|The many cemeteries on Gallipoli|
We were fortunate to have Muhammad, a Turkish historian, as our guide for the day. He gave us a very full account of the campaign. This was very sobering and somewhat embarrassing. Sobering, to consider the pointless loss of life of 44,000 British and their allies and 87,000 Ottomans (Turkish) and embarrassing to think that the British and their allies attacked the Ottomans on their own soil. I am not qualified to give an in depth analysis of what happened there, however, there have been many, many books written by historians which recount the lead up to and reasons for the attack on Gallipoli.
|Anzac Cove, Gallipoli|
|Ataturk's inscription at Anzac Cove|
Most of us shed a tear as we read Ataturk's quoted inscription on the Anzac memorial and lay sprigs of rosemary, for remembrance, at it's base. Walking around a New Zealand cemetery we were shocked to see that some New Zealanders lost their lives at only 16 years of age. We later visited the Australian cemetery at Lone Pine. The youngest Australian casualty was even younger at 14. They were just boys.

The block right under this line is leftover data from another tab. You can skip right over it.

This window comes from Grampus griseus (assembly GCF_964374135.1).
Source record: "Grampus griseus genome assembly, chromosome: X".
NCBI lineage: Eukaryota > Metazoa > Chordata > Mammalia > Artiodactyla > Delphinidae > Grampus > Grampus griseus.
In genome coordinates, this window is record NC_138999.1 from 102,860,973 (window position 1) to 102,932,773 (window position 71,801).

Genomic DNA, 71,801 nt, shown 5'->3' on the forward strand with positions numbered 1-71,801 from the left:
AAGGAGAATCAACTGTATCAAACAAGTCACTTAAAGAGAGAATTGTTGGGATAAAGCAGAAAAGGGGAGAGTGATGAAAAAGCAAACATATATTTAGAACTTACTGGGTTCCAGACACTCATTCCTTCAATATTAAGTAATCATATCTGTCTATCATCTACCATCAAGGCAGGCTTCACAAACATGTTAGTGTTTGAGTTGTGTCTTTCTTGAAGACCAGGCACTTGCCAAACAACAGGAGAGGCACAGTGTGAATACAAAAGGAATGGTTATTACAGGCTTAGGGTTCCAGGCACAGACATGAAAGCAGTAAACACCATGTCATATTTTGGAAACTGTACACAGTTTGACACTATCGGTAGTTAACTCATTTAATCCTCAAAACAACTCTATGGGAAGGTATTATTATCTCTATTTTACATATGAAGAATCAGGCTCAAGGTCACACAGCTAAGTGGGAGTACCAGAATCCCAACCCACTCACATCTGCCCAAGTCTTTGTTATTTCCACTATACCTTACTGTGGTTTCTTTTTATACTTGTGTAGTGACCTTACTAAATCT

"Those heroes that shed their blood and lost their lives
You are now lying in the soil of a friendly country. Therefore rest in peace.
There is no difference between the Johnnies and the Mehmets to us
where they lie side by side here in this country of ours.
You the mothers who sent their sons from far away countries, wipe away your tears;
Your sons are now lying in our bosom and are in peace.
After having lost their lives on this land they have become our sons as well."
|Inspecting the graves in a New Zealand cemetery|
|I'm on the left, with my friend, Hilary at Anzac Cove|
|Our guide in what is left of the trenches. There are a few trenches |
which have been dug out and restored to their original depth